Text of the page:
Getting started with producing videos for YouTube can be an incredibly daunting task. While the service itself is free to use, preparing to use it can take a lot of resources. It can take your time, preparing you to make the best videos possible. It could take your money, in the form of video equipment and editing software. It can also force you to change yourself, and overcome certain personal issues you may be facing, such as shyness or nervousness.
Honestly, the hardest part of producing videos on YouTube is simply getting started. Once you learn the ropes, and have all the things you need to actually begin producing videos, the entire process only gets easier. However, this will require managing the resources mentioned above. Let’s tackle them one by one, and create a plan to get your YouTube channel up and running as soon as possible.
Step One: Get The Proper Equipment
YouTube has changed. Years ago, you’d be able to get away using your low quality built-in computer webcam and microphone. Unfortunately, the bar has been raised, and if you want to really stand out from all of your competition (and believe me, there is a lot of competition now), you’ll want to make the highest quality videos you possibly can. This means buying a decent microphone and camera at the bear minimum.
The reason I suggest these is because the Blue Yeti microphone and Logitech C920 webcam both offer high quality recordings, as well as being a fairly cheap option. I’ve used both for years and have never had any problems.
Users with cluttered houses may also consider purchasing a green screen, which will allow you to edit the background or your videos with ease. I recommend the Chromakey Green Screen Kit.
Regarding software, any standard video editor will work for most people. Advanced users may consider purchasing software such as Sony Movie Studio.
Step Two: Overcoming Fear
Unfortunately, this step is what stops more people from releasing their great videos out into the world, videos which could’ve potentially made thousands of dollars. Some people are afraid to show their face, other’s are afraid of receiving criticism. Both of these are incredibly common and understandable fears.
Honestly, the easiest way to overcome this fear is to simply try uploading. The fact of the matter is, no matter how great you are, people are going to make fun of you. People are going to criticize you – it’s the nature of the internet. These internet ‘trolls’ will find any and every reason to criticize you. You must ignore them. Far more people will be supportive and appreciate your work, and it’s an incredibly satisfying feeling. Once you start making videos, the fear slowly dwindles away. Before you know it, talking in front of a camera will become completely natural to you!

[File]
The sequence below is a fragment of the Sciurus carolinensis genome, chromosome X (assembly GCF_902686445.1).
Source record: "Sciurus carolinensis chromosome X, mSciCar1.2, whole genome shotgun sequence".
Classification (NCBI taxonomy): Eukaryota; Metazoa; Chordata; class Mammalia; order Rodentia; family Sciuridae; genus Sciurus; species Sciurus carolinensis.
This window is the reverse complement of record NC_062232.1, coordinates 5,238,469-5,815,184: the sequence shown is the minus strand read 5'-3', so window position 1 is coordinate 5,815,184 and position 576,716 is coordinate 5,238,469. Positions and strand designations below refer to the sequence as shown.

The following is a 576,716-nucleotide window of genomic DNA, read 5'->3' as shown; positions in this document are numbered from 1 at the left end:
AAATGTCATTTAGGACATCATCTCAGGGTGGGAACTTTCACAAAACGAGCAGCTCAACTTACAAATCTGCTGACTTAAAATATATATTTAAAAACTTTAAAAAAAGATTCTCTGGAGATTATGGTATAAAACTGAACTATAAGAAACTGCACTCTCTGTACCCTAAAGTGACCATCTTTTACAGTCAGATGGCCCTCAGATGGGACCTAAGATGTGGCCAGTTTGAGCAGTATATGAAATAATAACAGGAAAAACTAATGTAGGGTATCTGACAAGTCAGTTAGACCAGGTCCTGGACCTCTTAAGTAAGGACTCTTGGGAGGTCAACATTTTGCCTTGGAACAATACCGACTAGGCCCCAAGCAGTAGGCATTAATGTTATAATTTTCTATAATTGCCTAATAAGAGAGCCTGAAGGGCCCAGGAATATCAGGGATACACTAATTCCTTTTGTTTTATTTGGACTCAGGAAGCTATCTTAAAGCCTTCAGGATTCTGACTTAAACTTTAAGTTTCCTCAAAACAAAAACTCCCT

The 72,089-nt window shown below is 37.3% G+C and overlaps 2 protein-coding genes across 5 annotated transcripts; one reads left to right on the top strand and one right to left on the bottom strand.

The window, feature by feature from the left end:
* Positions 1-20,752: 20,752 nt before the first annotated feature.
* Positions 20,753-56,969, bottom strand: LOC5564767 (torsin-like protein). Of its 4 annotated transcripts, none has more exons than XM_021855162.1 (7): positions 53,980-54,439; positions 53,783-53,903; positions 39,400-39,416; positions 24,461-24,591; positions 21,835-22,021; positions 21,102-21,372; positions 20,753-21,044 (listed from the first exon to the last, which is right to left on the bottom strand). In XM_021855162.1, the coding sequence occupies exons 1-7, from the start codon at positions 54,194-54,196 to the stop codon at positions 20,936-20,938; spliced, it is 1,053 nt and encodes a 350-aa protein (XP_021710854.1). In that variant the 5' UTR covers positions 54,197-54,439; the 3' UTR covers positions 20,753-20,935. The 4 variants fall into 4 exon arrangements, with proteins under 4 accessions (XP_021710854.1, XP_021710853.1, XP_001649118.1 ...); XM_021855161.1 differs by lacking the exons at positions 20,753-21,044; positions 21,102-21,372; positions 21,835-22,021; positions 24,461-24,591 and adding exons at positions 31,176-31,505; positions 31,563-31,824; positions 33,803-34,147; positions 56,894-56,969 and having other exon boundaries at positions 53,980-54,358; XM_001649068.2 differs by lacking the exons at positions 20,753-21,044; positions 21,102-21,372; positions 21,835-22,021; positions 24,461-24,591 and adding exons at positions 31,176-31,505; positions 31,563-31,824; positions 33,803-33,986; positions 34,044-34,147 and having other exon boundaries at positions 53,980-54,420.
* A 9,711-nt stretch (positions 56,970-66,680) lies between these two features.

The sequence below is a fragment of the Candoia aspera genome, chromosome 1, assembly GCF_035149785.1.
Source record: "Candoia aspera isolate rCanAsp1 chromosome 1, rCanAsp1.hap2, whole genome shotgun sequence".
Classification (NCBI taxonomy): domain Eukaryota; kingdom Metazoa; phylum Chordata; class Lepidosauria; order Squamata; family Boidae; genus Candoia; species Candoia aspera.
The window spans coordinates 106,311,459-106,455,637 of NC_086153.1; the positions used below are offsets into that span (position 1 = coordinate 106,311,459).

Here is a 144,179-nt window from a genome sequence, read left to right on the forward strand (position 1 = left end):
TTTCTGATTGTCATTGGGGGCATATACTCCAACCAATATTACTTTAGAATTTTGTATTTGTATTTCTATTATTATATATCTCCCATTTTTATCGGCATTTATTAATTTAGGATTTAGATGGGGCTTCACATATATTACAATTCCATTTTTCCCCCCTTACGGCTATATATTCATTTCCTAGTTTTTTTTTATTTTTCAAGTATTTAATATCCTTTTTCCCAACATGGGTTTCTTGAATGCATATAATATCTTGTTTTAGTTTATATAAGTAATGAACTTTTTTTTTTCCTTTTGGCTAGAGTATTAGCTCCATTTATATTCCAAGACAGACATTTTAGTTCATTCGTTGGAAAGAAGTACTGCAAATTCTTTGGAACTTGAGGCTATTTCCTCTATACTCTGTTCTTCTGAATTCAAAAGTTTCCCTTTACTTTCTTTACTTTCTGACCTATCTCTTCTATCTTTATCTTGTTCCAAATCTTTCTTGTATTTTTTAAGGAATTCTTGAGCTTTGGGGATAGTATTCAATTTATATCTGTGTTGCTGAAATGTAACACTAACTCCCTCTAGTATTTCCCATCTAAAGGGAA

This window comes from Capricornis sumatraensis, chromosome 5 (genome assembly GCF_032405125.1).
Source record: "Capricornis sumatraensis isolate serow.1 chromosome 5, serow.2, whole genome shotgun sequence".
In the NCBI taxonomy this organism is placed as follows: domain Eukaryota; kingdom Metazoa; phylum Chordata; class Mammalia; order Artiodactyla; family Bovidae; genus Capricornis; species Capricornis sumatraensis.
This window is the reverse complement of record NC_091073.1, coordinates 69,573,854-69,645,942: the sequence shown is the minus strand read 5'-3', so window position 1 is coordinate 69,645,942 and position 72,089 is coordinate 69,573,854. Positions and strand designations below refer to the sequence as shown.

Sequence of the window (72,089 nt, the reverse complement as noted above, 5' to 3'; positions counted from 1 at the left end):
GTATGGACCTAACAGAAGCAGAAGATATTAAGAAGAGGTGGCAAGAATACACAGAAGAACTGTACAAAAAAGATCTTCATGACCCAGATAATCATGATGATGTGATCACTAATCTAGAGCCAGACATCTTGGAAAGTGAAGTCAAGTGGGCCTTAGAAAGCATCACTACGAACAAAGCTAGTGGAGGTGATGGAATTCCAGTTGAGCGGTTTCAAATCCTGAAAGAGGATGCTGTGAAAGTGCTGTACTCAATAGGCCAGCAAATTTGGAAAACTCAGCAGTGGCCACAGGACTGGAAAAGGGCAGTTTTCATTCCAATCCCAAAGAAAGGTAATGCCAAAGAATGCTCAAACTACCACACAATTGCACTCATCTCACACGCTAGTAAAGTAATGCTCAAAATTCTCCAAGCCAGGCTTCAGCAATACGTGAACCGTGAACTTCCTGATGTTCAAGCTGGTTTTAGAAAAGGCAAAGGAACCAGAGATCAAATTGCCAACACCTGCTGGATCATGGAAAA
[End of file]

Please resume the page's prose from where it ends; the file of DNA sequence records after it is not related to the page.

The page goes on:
Step Three: Figuring Out What To Say
In my opinion, there are two ways to create YouTube videos. You can either write out a script, or you can say it straight from your mind. The first is easier and usually more structured, while the latter feels a bit more natural. However, choosing to talk from memory also has its issues. Not only does it require you to have more in-depth knowledge about the subject you’re talking about, it’s also quite easy to forget important things you wanted to say.
For this reason, I suggest combining the two. Say what you want to say from memory, but keep a notecard or a list of points you’d like to cover within the video. This ensures the video sounds natural, while still ensuring that you’ll cover all the points necessary.
Regarding your videos topic, it’s best to keep your channel focused around one main topic. This ensures all of your subscribers will be getting content they’re actually interested in, which will keep them subscribed longer and also make new viewers more inclined to subscribe to your channel. If you’re looking to cover multiple topics, consider making a separate channel. Ever since YouTube’s integration with Google+, this has been extremely quick and easy.
There you have it – you now know how to get started on YouTube. For those who have already started producing on YouTube, how has your experience been thus far? And for those who haven’t, what’s holding you back?